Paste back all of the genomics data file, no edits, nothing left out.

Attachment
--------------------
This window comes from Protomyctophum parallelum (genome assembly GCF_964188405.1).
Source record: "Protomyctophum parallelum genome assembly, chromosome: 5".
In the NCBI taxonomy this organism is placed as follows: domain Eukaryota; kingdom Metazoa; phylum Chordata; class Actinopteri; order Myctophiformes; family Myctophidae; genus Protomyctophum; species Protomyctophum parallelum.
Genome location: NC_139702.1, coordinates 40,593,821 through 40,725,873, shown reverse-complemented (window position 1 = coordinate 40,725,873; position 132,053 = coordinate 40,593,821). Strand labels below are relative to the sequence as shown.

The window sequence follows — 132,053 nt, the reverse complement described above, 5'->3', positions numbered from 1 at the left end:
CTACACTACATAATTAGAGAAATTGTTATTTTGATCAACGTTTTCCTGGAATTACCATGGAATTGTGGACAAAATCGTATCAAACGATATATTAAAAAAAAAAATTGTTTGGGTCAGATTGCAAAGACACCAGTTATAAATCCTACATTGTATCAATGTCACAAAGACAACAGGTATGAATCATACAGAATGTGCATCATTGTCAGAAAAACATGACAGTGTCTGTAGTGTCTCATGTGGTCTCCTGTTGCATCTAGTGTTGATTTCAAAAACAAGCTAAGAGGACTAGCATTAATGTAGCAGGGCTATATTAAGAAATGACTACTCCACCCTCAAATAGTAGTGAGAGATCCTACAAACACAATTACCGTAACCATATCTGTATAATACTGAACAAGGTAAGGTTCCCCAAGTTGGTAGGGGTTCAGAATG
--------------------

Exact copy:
This window comes from Protomyctophum parallelum (genome assembly GCF_964188405.1).
Source record: "Protomyctophum parallelum genome assembly, chromosome: 5".
In the NCBI taxonomy this organism is placed as follows: domain Eukaryota; kingdom Metazoa; phylum Chordata; class Actinopteri; order Myctophiformes; family Myctophidae; genus Protomyctophum; species Protomyctophum parallelum.
Genome location: NC_139702.1, coordinates 40,593,821 through 40,725,873, shown reverse-complemented (window position 1 = coordinate 40,725,873; position 132,053 = coordinate 40,593,821). Strand labels below are relative to the sequence as shown.

The window sequence follows — 132,053 nt, the reverse complement described above, 5'->3', positions numbered from 1 at the left end:
CTACACTACATAATTAGAGAAATTGTTATTTTGATCAACGTTTTCCTGGAATTACCATGGAATTGTGGACAAAATCGTATCAAACGATATATTAAAAAAAAAAATTGTTTGGGTCAGATTGCAAAGACACCAGTTATAAATCCTACATTGTATCAATGTCACAAAGACAACAGGTATGAATCATACAGAATGTGCATCATTGTCAGAAAAACATGACAGTGTCTGTAGTGTCTCATGTGGTCTCCTGTTGCATCTAGTGTTGATTTCAAAAACAAGCTAAGAGGACTAGCATTAATGTAGCAGGGCTATATTAAGAAATGACTACTCCACCCTCAAATAGTAGTGAGAGATCCTACAAACACAATTACCGTAACCATATCTGTATAATACTGAACAAGGTAAGGTTCCCCAAGTTGGTAGGGGTTCAGAATG